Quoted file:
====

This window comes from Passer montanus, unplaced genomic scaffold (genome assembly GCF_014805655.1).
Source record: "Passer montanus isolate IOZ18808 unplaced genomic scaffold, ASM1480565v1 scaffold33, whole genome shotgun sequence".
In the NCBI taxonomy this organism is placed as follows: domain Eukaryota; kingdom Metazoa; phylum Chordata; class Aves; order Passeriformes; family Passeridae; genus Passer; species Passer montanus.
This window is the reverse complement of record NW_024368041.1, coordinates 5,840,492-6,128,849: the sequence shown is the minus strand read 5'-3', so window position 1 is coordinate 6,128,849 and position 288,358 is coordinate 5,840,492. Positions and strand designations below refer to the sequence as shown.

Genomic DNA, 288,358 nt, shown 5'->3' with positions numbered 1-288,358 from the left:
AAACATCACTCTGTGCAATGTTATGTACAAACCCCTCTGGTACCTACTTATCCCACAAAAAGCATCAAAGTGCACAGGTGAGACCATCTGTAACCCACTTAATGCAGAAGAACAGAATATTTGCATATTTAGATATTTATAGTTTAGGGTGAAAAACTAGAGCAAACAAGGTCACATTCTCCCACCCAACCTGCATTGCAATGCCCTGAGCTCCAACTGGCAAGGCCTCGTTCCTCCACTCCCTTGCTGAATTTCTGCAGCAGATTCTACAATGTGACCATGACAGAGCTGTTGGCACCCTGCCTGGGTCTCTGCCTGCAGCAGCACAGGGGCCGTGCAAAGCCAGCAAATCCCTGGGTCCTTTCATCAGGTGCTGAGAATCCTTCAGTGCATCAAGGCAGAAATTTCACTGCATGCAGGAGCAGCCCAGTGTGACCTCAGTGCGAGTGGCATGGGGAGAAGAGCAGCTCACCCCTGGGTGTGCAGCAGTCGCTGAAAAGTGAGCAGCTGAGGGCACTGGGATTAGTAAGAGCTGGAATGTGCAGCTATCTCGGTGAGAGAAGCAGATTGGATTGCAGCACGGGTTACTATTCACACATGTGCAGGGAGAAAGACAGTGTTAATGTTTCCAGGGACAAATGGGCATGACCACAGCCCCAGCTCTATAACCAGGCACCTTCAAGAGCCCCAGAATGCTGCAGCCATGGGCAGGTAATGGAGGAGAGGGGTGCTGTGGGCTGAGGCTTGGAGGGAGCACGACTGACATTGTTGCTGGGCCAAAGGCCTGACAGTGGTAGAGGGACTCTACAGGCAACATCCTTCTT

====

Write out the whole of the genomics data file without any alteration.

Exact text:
This window comes from Passer montanus, unplaced genomic scaffold (genome assembly GCF_014805655.1).
Source record: "Passer montanus isolate IOZ18808 unplaced genomic scaffold, ASM1480565v1 scaffold33, whole genome shotgun sequence".
In the NCBI taxonomy this organism is placed as follows: domain Eukaryota; kingdom Metazoa; phylum Chordata; class Aves; order Passeriformes; family Passeridae; genus Passer; species Passer montanus.
This window is the reverse complement of record NW_024368041.1, coordinates 5,840,492-6,128,849: the sequence shown is the minus strand read 5'-3', so window position 1 is coordinate 6,128,849 and position 288,358 is coordinate 5,840,492. Positions and strand designations below refer to the sequence as shown.

Genomic DNA, 288,358 nt, shown 5'->3' with positions numbered 1-288,358 from the left:
AAACATCACTCTGTGCAATGTTATGTACAAACCCCTCTGGTACCTACTTATCCCACAAAAAGCATCAAAGTGCACAGGTGAGACCATCTGTAACCCACTTAATGCAGAAGAACAGAATATTTGCATATTTAGATATTTATAGTTTAGGGTGAAAAACTAGAGCAAACAAGGTCACATTCTCCCACCCAACCTGCATTGCAATGCCCTGAGCTCCAACTGGCAAGGCCTCGTTCCTCCACTCCCTTGCTGAATTTCTGCAGCAGATTCTACAATGTGACCATGACAGAGCTGTTGGCACCCTGCCTGGGTCTCTGCCTGCAGCAGCACAGGGGCCGTGCAAAGCCAGCAAATCCCTGGGTCCTTTCATCAGGTGCTGAGAATCCTTCAGTGCATCAAGGCAGAAATTTCACTGCATGCAGGAGCAGCCCAGTGTGACCTCAGTGCGAGTGGCATGGGGAGAAGAGCAGCTCACCCCTGGGTGTGCAGCAGTCGCTGAAAAGTGAGCAGCTGAGGGCACTGGGATTAGTAAGAGCTGGAATGTGCAGCTATCTCGGTGAGAGAAGCAGATTGGATTGCAGCACGGGTTACTATTCACACATGTGCAGGGAGAAAGACAGTGTTAATGTTTCCAGGGACAAATGGGCATGACCACAGCCCCAGCTCTATAACCAGGCACCTTCAAGAGCCCCAGAATGCTGCAGCCATGGGCAGGTAATGGAGGAGAGGGGTGCTGTGGGCTGAGGCTTGGAGGGAGCACGACTGACATTGTTGCTGGGCCAAAGGCCTGACAGTGGTAGAGGGACTCTACAGGCAACATCCTTCTT